A 12-year-old piano prodigy took Watters Theater stage Thursday night in an event honoring the memories of Pauline and Philip Piaker.
The concert, organized by Rabbi Levi Slonim, was the 18th annual memorial celebrating the lives of the philanthropic Piakers. Ethan Bortnick performed a variety of songs, from popular hits to classical pieces. Between songs, Bortnick would stand and address the audience, introducing his songs and insight into his development as a performer.
Bortnick has headlined concerts since he was 3 years old. He is also known for his philanthropy — his concerts have helped raise over $30,000,000 for different charities.
“He was really humble,” said Ben Berger, a sophomore majoring in computer science.
Bortnick played several pieces dedicated to the Piakers, whose love of the arts inspired their children to have Bortnick perform at the memorial.
“Music held a special place in my mother’s heart,” Matthew Piaker said.
Event organizer Rivkah Slonim said Bortnick was chosen because of his unique skill.
“The Piakers were extraordinary people. We [wanted to] find someone with extraordinary talent,” said event organizer Rivkah Slonim.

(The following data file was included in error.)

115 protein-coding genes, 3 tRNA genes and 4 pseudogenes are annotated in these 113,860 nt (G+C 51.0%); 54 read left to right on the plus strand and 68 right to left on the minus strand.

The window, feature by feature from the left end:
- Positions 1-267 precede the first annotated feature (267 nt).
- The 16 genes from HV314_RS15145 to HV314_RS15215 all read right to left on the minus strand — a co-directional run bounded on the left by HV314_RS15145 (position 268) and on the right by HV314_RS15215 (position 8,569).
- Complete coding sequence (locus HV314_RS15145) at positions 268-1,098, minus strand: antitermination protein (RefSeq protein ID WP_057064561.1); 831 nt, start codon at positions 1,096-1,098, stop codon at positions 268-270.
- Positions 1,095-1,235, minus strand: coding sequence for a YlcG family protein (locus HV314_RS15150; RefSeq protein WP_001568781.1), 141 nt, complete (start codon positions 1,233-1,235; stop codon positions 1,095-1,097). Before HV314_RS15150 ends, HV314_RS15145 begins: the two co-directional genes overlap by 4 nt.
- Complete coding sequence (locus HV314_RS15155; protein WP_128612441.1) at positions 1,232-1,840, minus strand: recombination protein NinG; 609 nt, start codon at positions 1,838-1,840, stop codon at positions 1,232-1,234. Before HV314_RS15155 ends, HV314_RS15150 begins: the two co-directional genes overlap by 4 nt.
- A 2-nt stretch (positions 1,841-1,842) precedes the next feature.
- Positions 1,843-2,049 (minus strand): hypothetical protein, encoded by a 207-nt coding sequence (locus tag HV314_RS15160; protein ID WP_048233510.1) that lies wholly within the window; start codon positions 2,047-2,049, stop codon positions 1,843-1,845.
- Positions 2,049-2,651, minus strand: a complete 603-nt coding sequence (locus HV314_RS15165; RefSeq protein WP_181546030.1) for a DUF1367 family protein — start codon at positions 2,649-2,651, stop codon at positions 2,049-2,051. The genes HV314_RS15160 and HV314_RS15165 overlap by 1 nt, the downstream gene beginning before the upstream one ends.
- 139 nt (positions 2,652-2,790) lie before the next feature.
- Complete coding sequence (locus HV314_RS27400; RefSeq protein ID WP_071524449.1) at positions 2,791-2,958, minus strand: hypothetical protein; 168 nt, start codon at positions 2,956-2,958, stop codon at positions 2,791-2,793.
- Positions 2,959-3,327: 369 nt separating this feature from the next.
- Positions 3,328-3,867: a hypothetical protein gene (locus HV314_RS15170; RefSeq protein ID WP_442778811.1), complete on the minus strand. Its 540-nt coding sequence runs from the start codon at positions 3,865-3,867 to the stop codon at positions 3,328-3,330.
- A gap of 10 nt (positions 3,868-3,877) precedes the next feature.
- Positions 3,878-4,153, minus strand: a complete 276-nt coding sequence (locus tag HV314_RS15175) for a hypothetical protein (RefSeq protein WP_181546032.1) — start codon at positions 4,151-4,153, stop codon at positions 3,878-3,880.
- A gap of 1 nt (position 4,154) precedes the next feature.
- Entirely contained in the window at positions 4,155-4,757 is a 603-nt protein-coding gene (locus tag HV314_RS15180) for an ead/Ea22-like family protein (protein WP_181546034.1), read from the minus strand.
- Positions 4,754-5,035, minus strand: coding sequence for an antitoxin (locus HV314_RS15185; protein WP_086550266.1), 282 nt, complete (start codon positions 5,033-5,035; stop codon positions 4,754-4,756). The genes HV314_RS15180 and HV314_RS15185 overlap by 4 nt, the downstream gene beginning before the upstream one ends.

Pieces played by Bortnick included “Here Comes the Sun” by The Beatles and “Your Song” by Elton John.
The audience was given the opportunity to play a game with the young musician designed to highlight his finely tuned ear.
Bortnick called a young woman up and asked her to play for him a ringtone from her cell phone. Taking that brief melody as a template, he improvised over the progression with variations that frequently returned to the theme. He named this piece “Gari’s Song,” after the volunteer.
Bortnick also performed several of his own compositions. His song “Anything is Possible” was inspired by his brother’s recovery from heart surgery. Bortnick played along with a backtrack featuring prerecorded singers echoing the refrain.
Other original songs included “We’re All Family,” accompanied by a slideshow of various photos of Bortnick posing with celebrities, and “Blow a Kiss to the Moon,” dedicated to families whose loved ones are serving in the military over seas.
“My parents attended as many plays, concerts, musicals, as they could,” said Alan Piaker, son of the memorialized couple. “I recall attending performances here at Binghamton University as well as Broadway.”
Philip Piaker was a distinguished service professor of accounting at Binghamton University. He was described by his family as a devoted father and husband.
“He cared deeply about his wife and children – first and foremost – about his career, his work at this University and specifically the accounts department,” Rivkah Slonim said.